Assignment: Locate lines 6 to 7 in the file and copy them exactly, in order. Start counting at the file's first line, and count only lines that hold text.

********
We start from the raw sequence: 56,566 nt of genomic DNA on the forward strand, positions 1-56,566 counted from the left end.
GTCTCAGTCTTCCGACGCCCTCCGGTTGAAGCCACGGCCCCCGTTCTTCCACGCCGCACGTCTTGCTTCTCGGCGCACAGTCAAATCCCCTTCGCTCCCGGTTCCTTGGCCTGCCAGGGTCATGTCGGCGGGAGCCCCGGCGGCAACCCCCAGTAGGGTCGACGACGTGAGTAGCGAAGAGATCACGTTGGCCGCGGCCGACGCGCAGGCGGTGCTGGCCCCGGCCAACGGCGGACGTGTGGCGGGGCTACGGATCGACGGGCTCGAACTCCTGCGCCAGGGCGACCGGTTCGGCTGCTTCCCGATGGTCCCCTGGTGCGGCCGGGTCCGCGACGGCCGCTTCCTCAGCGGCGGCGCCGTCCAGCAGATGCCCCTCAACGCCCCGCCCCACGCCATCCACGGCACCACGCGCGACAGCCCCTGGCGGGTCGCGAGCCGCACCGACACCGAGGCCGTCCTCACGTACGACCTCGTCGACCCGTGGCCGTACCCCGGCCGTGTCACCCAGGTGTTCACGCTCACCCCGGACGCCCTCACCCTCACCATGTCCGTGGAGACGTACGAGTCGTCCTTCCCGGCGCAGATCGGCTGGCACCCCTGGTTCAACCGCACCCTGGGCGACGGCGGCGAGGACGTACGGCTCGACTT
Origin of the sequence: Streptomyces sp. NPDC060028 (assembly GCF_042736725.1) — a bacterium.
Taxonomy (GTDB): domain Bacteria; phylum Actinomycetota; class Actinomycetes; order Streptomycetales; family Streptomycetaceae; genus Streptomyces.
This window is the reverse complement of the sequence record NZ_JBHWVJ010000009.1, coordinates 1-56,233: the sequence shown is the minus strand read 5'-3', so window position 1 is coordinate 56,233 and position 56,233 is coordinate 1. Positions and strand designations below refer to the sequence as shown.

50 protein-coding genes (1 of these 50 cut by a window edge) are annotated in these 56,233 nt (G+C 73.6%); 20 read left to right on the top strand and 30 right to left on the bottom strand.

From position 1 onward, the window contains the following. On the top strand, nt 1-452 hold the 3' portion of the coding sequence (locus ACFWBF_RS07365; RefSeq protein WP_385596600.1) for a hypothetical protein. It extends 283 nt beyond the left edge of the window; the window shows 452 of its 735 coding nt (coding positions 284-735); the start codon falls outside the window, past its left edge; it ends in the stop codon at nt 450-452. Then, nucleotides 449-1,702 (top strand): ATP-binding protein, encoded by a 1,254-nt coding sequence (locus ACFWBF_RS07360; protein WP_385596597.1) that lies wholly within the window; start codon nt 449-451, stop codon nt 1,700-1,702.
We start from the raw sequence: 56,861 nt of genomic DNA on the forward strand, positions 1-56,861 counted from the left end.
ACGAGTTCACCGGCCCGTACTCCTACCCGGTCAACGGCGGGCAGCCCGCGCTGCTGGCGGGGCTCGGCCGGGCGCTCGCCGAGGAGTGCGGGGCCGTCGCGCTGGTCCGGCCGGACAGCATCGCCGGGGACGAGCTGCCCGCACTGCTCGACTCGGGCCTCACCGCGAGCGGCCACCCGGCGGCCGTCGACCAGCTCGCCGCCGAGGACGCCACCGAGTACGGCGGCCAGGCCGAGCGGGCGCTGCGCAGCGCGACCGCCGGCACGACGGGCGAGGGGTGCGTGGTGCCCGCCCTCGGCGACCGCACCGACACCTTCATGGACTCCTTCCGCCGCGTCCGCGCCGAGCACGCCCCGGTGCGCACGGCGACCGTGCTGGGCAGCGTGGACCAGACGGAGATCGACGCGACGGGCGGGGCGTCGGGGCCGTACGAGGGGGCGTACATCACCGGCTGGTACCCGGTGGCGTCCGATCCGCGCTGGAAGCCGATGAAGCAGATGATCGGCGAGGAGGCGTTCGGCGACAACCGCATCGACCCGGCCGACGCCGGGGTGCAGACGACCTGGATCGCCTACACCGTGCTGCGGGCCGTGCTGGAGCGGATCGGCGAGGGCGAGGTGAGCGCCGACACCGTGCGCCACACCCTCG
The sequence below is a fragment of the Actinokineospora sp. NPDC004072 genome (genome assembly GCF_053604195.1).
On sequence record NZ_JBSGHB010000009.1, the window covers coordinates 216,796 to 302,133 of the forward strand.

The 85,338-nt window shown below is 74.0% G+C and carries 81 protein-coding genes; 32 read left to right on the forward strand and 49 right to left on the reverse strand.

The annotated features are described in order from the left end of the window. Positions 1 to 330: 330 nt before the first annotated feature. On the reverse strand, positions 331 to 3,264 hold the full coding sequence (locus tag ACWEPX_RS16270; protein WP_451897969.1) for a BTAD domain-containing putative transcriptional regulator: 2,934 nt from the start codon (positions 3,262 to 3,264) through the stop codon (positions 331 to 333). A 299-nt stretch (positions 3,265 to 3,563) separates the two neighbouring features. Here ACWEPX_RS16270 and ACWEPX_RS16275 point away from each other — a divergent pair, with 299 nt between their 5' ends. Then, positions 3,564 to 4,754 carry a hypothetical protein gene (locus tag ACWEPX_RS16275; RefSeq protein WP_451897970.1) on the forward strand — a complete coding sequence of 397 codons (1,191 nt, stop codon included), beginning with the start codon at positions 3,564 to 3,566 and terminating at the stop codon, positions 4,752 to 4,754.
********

50 protein-coding genes (1 of these 50 cut by a window edge) are annotated in these 56,233 nt (G+C 73.6%); 20 read left to right on the top strand and 30 right to left on the bottom strand.

From position 1 onward, the window contains the following. On the top strand, nt 1-452 hold the 3' portion of the coding sequence (locus ACFWBF_RS07365; RefSeq protein WP_385596600.1) for a hypothetical protein. It extends 283 nt beyond the left edge of the window; the window shows 452 of its 735 coding nt (coding positions 284-735); the start codon falls outside the window, past its left edge; it ends in the stop codon at nt 450-452. Then, nucleotides 449-1,702 (top strand): ATP-binding protein, encoded by a 1,254-nt coding sequence (locus ACFWBF_RS07360; protein WP_385596597.1) that lies wholly within the window; start codon nt 449-451, stop codon nt 1,700-1,702.